The Early History of

Native Americans partaking of the
Poland Spring waters
(Illustrated History of Poland Spring, 1914)

"There is positive evidence of the fact that the Poland Spring was well known to the aborigines of the country, and that they must also have known something of its curative properties is alike presumable, for on this vicinity indian relics have been exhumed that comprise arrow heads, tomahawks and stone tools for various uses."

"The first settler built a dwelling in this vicinity in 1779, being followed by others in 1782, which dates the discovery of the spring by the white man. During the year 1783 a preacher from Lebanon, NY, came into the neighborhood preaching the Shaker doctrines of Ann Lee. All in this vicinity were converted except one family, and so the Shaker settlement was formed on the Poland Spring property." 
(Illustrated History of Poland Spring, 1914)

View of Range Pond and the
White Mountains from Ricker Hill
(Pamphlet, Mansion House, ca. 1913)

On the Road to Danville, ME
(Detroit Photo Collection # 010454)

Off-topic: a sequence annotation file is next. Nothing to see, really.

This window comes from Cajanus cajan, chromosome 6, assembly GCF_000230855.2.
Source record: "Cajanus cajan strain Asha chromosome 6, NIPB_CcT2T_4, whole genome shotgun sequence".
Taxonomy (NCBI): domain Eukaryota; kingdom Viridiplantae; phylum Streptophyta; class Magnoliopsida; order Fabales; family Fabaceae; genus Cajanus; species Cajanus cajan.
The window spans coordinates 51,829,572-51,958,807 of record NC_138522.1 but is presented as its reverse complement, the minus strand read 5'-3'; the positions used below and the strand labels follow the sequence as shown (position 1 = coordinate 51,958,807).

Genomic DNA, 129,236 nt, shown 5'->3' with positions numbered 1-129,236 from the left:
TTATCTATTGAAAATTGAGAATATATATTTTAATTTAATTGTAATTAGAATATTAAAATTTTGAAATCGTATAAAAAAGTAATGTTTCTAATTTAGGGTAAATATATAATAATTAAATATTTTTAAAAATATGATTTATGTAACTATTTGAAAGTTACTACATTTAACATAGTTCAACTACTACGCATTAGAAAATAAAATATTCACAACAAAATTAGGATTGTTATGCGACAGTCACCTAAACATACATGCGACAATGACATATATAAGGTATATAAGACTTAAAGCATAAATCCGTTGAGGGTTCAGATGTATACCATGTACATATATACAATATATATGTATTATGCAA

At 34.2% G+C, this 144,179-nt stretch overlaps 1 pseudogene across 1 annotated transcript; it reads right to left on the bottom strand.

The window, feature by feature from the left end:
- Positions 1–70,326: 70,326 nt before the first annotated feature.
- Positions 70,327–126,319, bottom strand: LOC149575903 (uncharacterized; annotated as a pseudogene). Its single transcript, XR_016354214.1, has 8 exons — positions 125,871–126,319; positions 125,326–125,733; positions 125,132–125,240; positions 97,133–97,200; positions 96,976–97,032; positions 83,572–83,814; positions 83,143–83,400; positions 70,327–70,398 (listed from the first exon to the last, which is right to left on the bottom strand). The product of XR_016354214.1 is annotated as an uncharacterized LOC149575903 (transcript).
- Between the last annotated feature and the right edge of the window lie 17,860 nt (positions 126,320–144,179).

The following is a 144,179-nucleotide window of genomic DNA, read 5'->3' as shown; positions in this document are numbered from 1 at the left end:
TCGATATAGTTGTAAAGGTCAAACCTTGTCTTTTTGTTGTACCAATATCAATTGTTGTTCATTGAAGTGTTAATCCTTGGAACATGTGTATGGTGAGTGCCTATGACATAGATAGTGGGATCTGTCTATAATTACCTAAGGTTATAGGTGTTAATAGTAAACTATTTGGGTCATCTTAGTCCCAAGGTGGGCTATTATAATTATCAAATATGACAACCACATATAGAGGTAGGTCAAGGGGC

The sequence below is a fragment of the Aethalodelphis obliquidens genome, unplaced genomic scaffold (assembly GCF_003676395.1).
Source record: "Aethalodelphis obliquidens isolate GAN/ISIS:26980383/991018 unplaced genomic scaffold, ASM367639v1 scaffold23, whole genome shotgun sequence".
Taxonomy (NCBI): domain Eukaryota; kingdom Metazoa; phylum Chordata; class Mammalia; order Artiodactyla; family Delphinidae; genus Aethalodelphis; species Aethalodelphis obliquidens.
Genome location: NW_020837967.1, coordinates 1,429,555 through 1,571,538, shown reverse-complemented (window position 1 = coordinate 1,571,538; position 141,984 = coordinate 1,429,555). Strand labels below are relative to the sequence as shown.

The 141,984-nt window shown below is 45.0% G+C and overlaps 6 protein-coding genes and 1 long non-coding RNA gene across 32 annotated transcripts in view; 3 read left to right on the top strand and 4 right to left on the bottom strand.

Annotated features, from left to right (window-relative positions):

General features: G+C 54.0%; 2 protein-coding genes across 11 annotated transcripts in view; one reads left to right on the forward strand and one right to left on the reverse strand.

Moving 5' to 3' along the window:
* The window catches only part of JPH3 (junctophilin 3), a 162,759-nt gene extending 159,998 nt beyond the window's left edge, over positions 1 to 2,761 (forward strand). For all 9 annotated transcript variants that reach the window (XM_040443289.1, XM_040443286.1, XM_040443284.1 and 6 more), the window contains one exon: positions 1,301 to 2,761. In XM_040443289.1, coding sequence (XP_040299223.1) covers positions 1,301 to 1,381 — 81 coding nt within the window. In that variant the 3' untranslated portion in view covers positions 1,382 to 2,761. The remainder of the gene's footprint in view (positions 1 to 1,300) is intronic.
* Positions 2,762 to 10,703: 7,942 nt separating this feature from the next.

"In 1775, Jabez Ricker...moved from Great Falls to Alfred, Maine, where he purchased a large farm and erected a sawmill and grist mill."

"In 1793 he had occasion to visit the property on which the [Poland Spring Resort] now stands, at that time an outlying hillside farm belonging to the Shakers, and he was so impressed with its possibilities that, the next year, he secured it in exchange for his property at Alfred...and with his family took possession."

"The first morning following his arrival two strangers appeared at his door seeking refreshment, which was given them. There seemed something prophetic in this, for immediately it became a stopping-place for travelers going either to or from Portland, twenty-five miles distant, a fair day's travel in those days."

"Recognizing at once the geographical advantage this location possessed, Wenthworth, son of Jabez Ricker, set about vigorously and soon succeeded in having a country highroad put through [now Rte 26], which passed over his father's land. Having secured this, he began at once to erect a tavern beside this highway."
(Pamphlet, Mansion House, ca. 1913)

When completed, this tavern was known as the Wentworth Ricker Inn. It was around this modest, isolated inn that the Poland Spring resort grew to international fame. Over the years the inn was expanded and remodeled and eventually became known as the Mansion House.

Brian Harris